The Octopus, a superyacht owned by billionaire and Microsoft co-founder Paul Allen, has made its way Cape Town and will be docked at the Cape Town Harbour from today.

The yacht is valued at an estimated $250-million, is roughly about R3 671-billion, is 126,2-metres in length, and weighs an estimated 9 932 tonnes.

The vessel departed from Durban on Monday and made its way to Cape Town on Thursday. It can house up to 26 individuals in 41 luxury suites.

Here are some of the features of the superyacht

– The custom yacht was built in 2003 in Germany and is considered one of the largest superyachts ever built.

– The cost can be attributed to the internally built submarine dock, making it a unique vessel with two submarines included.

– The ship is capable of housing 57 crew staff to ensure that guests needs are catered to.

– According to Yacht Charter Fleet, the vessel features a helicopter pad, a swimming pool, on-deck jacuzzi, a recording studio, a dance floor and an elevator, suited for the lifestyle of a billionaire.

Marine research

– The superyacht is more than a luxurious form of transport, the owner is a well-known philanthropist who is passionate about ocean conservation and has ensured that the yacht is used as a research vessel.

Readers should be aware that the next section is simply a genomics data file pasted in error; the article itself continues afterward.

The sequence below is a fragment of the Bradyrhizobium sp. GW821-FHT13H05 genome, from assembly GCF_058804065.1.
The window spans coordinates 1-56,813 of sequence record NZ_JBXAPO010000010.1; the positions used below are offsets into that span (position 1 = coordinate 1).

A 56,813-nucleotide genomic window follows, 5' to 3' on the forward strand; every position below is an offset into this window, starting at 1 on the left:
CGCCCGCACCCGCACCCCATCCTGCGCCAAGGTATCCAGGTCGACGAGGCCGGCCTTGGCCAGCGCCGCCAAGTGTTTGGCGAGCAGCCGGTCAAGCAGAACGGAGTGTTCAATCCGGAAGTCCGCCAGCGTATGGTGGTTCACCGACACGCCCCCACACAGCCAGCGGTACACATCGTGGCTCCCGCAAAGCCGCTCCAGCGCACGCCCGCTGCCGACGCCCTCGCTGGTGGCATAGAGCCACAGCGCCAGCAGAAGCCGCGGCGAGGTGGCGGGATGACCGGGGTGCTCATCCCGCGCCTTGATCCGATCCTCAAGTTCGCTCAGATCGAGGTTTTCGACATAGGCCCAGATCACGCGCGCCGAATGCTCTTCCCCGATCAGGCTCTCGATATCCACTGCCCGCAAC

– The vessel is able to gather data and further initiatives towards marine conservation with the help of the submarines.

– Submarines included in the Octopus function as tools for research allowing individuals to explore the depths of the ocean for up to eight hours.

– The Octopus has a built-in remotely operated vehicle (ROV) that is able to capture HD video footage of the ocean at depths of up to 3000-metres. It has also captured footage of the rare coelacanth.

– The coelacanth was thought to be extinct, but was rediscovered in 1938 by a South African museum curator on a local fishing vessel off the coast of East London.

– According to a locally produced book, The Annotated Old Four Legs, Allen was able to work with marine biologist Hans Fricke to further study and understand the coelacanth species in the deeps of the ocean waters using the ROV.

Locals can catch a glimpse of the Octopus at the Cape Town harbour over this weekend.

Picture: Super Yachts

Article written by

Ishani Chetty

Ishani is a vegetarian who is passionate about social issues, the environment and current affairs.